My dad’s secret mission in the Pacific in WWII

barneyatwarIt’s been 13 years since the old man died. He was typical of that generation where he never talked about WWII or any engagement.

But towards the end of his life he would make these cryptic references to the secret mission. Neither my brother nor I could pry any details out of him. One time, while waiting at the deli counter in a supermarket, out of the blue he said, “It was around this time we spent a week playing cat and mouse with a Jap sub.” * I asked him to elaborate and he just shrugged and said, “Nothing. Never mind.” He seemed distracted, lost in thought.

A few years after he died I was talking with my brother and he brought up the secret mission thing. I mentioned the supermarket incident and decided that I had to look into it. Off to the Google I went.

What I found was an article in the Cleveland Plain dealer from 2009 that stunned me. It was called John Wicinski of Garfield Heights was on a secret mission aboard the USS Tucson: A World at War

Wicinski, 87, of Garfield Heights, said he and fellow crewmen aboard the USS Tucson were told only that they were part of a secret mission. The details became obvious that night as the lone cruiser assumed the role of a battleship supposedly leading a naval task force in an attack on Japan.

They were out there with their asses hanging out.

The plan, as detailed in the U.S. Navy Cruiser Sailors Association newsletter last fall, was to have the Tucson break from the task force on its own and head for southern Japan, while the rest of the group actually sailed in the opposite direction to bombard Hokkaido and the Northern Honshu islands, which lay beyond the range of B-29 bombers.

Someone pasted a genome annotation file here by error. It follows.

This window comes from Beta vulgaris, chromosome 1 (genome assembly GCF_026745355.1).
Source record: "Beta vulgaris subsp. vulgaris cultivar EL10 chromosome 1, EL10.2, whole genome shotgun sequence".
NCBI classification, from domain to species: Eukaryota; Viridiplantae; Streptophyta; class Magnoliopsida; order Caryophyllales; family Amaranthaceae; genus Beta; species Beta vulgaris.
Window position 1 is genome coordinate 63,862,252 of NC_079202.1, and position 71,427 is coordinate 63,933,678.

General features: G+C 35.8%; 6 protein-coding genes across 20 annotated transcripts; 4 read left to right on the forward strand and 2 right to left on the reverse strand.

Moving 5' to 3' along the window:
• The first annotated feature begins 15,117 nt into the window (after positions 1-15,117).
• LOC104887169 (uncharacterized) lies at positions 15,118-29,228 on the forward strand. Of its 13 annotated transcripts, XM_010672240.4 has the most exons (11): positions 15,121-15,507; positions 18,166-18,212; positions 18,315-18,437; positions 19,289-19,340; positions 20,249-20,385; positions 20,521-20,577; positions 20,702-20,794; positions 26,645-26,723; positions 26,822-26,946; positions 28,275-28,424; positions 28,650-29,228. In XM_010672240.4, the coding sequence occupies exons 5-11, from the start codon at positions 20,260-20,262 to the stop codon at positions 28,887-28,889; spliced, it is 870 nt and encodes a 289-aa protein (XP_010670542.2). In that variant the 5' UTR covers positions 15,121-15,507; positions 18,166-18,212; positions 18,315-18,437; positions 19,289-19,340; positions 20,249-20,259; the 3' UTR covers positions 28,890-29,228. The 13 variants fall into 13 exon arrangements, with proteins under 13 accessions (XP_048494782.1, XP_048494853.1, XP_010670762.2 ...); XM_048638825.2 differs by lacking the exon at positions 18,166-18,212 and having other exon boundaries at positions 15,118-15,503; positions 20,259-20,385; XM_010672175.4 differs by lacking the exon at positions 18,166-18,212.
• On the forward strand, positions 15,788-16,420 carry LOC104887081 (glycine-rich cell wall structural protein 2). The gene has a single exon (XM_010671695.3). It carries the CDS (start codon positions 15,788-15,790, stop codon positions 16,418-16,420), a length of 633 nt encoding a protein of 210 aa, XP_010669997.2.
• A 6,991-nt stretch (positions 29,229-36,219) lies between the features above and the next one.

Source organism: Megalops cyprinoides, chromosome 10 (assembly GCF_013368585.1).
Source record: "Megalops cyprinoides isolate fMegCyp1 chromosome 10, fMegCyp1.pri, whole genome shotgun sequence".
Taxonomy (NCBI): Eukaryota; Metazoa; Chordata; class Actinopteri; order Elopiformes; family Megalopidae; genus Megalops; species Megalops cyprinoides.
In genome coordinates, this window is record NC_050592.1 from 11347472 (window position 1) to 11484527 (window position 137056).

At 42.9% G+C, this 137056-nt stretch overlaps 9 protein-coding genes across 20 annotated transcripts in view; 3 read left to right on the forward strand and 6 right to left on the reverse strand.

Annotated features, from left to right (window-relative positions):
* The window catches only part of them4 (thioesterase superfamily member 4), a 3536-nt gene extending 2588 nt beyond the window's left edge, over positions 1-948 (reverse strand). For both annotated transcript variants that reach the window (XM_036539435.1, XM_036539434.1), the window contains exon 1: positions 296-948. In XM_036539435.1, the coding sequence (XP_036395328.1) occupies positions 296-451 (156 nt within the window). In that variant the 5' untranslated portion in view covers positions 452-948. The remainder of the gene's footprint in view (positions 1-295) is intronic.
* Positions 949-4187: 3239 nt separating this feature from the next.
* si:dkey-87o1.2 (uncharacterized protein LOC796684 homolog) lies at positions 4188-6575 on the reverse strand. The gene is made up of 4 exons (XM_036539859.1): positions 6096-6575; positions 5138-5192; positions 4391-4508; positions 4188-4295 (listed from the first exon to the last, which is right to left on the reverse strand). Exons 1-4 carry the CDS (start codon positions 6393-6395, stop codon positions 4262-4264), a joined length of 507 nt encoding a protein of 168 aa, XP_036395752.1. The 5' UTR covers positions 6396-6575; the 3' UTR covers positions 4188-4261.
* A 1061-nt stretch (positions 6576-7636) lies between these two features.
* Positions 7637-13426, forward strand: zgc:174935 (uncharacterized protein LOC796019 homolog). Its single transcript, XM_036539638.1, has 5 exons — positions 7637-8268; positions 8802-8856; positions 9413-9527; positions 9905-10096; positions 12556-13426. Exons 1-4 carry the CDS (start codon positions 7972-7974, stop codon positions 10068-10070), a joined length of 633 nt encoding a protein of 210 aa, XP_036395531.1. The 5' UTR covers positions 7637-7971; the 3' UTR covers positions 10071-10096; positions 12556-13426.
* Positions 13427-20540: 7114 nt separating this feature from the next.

A team of Navy tricksters aboard the Tucson would send out a flurry of radio dispatches that mimicked the communications of an entire task force, with ships talking to other vessels and aircraft. The hoaxers used scripts and even moved to different locations aboard the cruiser to obtain different background noises for their transmissions.

The hope was that the Japanese would monitor the broadcasts, assume an attack was imminent in southern Japan, and reposition their defenses accordingly.

The old man did say that one point they they were at general quarters for a week, which in miitary parlance means an announcement made aboard a naval warship to signal the crew to prepare for battle or imminent damage, but again, no details despite being pressed.

I contacted the U.S. Navy Cruiser Sailors Association to see if I could get a copy of that article since I was the son of someone who was on that boat. They graciously provided the article which you can read here. 

The old man’s boat was a light cruiser which accompanied battleships. He said it was like a floating ammo dump. Somewhere I have a copy of a letter Admiral Halsey sent to the fleet thaking them for “giving Tojo what for.”

That was that generation. He was told not to talk about it and he never did.

*The USS Indianapolis had just delivered the first atomic bomb to Tinian when it was attacked by a Japanese submarine. The cruiser sank in 12 minutes. Some 900 of its 1,196 crewmen survived the sinking, but only 316 were left by the sharks four days later for rescue.

 

Watkins Glen , my Woodstock

From the archives, 2009

watkinsnewsOkay. So they had Woodstock. Whoop-de-do. That’s all we’re going to hear for the next week. I wasn’t allowed to go. I was only 13 years old. That was the concert for older kids. Then our time came. That time was July 28, 1973, in Watkins Glen.  Summer Jam, the forgotten bastard child of Woodstock.

It was a one day concert and featured only three bands, The Allman Brothers, The Band, and the Grateful  Dead.  Still, it was our time and what a time it was. We had more people than those losers at Woodstock. The Guinness Book of Records puts the total at 600,000. To this day it is the largest gathering of young degenerates in United States history.

It is unclear why Watkins Glen didn’t take its place alongside Woodstock and Altamont in the pantheon. It could be that by the time it happened, the war was winding down and there wasn’t such a sense of urgency like the one that hung over the Woodstock Nation. There was very little chance that we would be drafted unless Nixon decided to ramp up the fighting again, but that was unlikely.  There would be no Fish cheer here.

Maybe it was a transition from one era to another. If Altamont was the death of the Sixties, maybe Watkins Glen was the wake held by its younger siblings. Whatever it was, it was ours.